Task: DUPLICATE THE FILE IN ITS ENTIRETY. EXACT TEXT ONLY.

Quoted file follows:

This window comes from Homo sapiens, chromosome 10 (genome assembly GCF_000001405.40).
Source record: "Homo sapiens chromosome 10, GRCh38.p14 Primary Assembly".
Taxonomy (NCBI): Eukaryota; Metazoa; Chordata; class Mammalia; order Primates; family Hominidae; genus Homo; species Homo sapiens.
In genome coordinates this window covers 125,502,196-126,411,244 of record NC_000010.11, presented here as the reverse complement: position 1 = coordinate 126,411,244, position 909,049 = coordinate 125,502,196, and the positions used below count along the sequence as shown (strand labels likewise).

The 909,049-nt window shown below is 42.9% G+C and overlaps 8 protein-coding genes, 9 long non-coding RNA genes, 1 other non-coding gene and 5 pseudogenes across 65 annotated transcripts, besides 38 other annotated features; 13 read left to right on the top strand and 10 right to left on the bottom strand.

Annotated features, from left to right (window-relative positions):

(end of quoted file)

This window comes from Homo sapiens, chromosome 10 (genome assembly GCF_000001405.40).
Source record: "Homo sapiens chromosome 10, GRCh38.p14 Primary Assembly".
Taxonomy (NCBI): Eukaryota; Metazoa; Chordata; class Mammalia; order Primates; family Hominidae; genus Homo; species Homo sapiens.
In genome coordinates this window covers 125,502,196-126,411,244 of record NC_000010.11, presented here as the reverse complement: position 1 = coordinate 126,411,244, position 909,049 = coordinate 125,502,196, and the positions used below count along the sequence as shown (strand labels likewise).

The 909,049-nt window shown below is 42.9% G+C and overlaps 8 protein-coding genes, 9 long non-coding RNA genes, 1 other non-coding gene and 5 pseudogenes across 65 annotated transcripts, besides 38 other annotated features; 13 read left to right on the top strand and 10 right to left on the bottom strand.

Annotated features, from left to right (window-relative positions):